Yet another Stephanie Perkins book that kept me up well into the night because I refused to go to sleep until I had read to the end Lola and the Boy Next Door a sequel to Anna and the French Kiss.Read my review on Anna and the French Kiss.
About Lola and the Boy Next Door
Lola Nolan is a budding costume designer, and for her, the more outrageous, sparkly, and fun the outfit, the better. And everything is pretty perfect in her life (right down to her hot rocker boyfriend) until the Bell twins, Calliope and Cricket, return to the neighborhood. When Cricket, a gifted inventor, steps out from his twin sister’s shadow and back into Lola’s life, she must finally reconcile a lifetime of feelings for the boy next door.
This is a companion novel to the Anna and the French Kiss. That is the characters of Anna and the French Kiss overlap in this book so it sort of happens after Anna but its still a completely new story and at a completely new location.
Review of Lola and the Boy Next Door
Lola and Anna work together. Unlike Anna, this book takes place in the city of San Francisco, which undoubtedly has left its print on Lola’s life since the day she was born. Because of the setting, this book was rather pop-culture-heavy, which was fun and added to authenticity of setting.
Lola is different. They aren’t in Paris, and Cricket isn’t a dashing, gorgeous Brit. He’s just a normal boy. A normal, awkward, amazingly sweet boy who I can’t even find words to describe.
In this story, Lola, a budding designer with a quirky sense of style, has her world turned upside down when her old neighbors, the Bells, move back into their San Francisco Victorian home. It’s been two years since she’s seen the Bell twins; and her last encounter with Cricket was a hard lesson that crushes hurt like hell. Well this time around Lola is determined not to fall for him again. Why should she? She’s older, more confident, has a sexy rocker older boyfriend, it’s all good… right? WRONG!
Lola’s parents, Andy and Nathan. Of course, they are not married. (this being before gay marriage was legal even in SF). I could not help the smile from spreading across my face when I realized that Lola has two dads.
Max… should we even go there? Max(*her older boyfriend) was an absolute moron, not even sorry for saying that. It was so irritating how through the majority of the book Lola wouldn’t realise her feelings for Cricket as-well as still thinking Max was a good guy, even through every rude thing he did, and how he treated her family/friends. Although I can understand why she’d cling to the relationship.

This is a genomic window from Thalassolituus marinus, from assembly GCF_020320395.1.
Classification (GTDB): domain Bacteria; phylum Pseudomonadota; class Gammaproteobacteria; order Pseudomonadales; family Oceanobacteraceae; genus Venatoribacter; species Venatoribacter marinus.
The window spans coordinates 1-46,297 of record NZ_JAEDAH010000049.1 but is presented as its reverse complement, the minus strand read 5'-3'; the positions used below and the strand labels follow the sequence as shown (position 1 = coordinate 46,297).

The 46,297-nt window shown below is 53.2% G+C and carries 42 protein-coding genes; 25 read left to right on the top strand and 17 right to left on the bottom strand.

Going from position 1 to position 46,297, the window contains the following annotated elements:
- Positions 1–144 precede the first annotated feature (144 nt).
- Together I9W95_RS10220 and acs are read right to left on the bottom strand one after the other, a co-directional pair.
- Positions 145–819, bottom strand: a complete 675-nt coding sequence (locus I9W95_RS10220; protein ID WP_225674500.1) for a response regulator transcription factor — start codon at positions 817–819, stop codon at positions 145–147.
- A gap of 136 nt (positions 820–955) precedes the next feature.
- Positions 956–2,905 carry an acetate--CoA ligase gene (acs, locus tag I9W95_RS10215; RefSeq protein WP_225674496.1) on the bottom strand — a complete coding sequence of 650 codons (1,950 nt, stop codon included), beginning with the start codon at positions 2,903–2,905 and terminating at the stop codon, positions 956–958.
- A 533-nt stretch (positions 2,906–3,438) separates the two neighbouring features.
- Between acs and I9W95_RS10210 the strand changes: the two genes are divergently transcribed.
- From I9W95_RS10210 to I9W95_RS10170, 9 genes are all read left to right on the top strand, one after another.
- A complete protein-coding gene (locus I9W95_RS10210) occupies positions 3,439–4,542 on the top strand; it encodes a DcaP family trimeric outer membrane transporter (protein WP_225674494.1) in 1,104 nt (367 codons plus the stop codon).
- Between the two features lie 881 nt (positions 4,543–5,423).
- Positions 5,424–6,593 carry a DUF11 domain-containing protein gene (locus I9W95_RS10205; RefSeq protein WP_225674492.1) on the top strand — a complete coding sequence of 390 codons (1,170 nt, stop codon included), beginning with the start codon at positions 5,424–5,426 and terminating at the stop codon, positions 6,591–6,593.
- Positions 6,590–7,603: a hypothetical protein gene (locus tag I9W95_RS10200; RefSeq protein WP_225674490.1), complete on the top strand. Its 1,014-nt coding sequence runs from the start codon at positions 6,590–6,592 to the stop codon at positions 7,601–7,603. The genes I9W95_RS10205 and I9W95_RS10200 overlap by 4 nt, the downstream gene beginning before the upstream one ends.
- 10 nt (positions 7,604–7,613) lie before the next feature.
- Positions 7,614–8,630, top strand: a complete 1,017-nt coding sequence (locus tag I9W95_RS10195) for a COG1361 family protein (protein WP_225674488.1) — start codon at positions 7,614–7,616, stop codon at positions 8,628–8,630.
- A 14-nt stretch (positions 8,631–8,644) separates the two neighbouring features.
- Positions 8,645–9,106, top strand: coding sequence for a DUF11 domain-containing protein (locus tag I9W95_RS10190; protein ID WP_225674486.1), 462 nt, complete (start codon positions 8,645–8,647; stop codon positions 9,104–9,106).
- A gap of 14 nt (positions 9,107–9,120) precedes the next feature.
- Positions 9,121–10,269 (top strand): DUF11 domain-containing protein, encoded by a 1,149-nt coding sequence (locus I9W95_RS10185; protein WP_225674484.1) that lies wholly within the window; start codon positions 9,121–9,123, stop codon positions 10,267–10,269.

Lola and Cricket had me smiling like an absolute dork the entire time. There is no way I could have read this book in public because I swear I was making some laugh-at-me faces. I just adore Perkins’ style of delivering a slow building romance that blends perfectly with the flow of the entire story. As a reader, you can’t help but fall into the storyline and ultimately resist the coming of the final chapters. It’s the type of book you want to continue for endless chapters.
There were parts of the story that reminded me of Pretty in Pink with Lola’s quirky style and hand-made costumes. Cricket was pretty amazing too in the fashion department. These two make a perfect pair. Also, it was such a pleasure to have Anna and Etienne be a part of this novel. If you fell for Etienne in Anna and the French Kiss…watch out! You’ll swoon for him even harder in this book.
As always, the writing is sharp, the characters are flawed to perfection, and the storyline is one that will have you smiling and sighing with love.
I won’t say anything more about the story itself, except Stephanie Perkins manages to surprise me with the depth she gives her characters and their circumstances. Lola made me ache; I went through each moment of impulse, confusion, and agonizing indecision with her. I laughed with her, I certainly cried with her more than I expected to, and I swooned so hard that by the last section I was literally reading standing up because I was FEELING TOO MANY FEELINGS to sit.
Lola and the Boy Next Door is everything first love should be–painful, awkward, desperate, tender and so, so sweet. The worst part about this book is that I have finished reading it.
I know you aren’t perfect. But it’s a person’s imperfections that make them perfect for someone else.Just because something isn’t practical doesn’t mean it’s not worth creating. Sometimes beauty and real-life magic are enough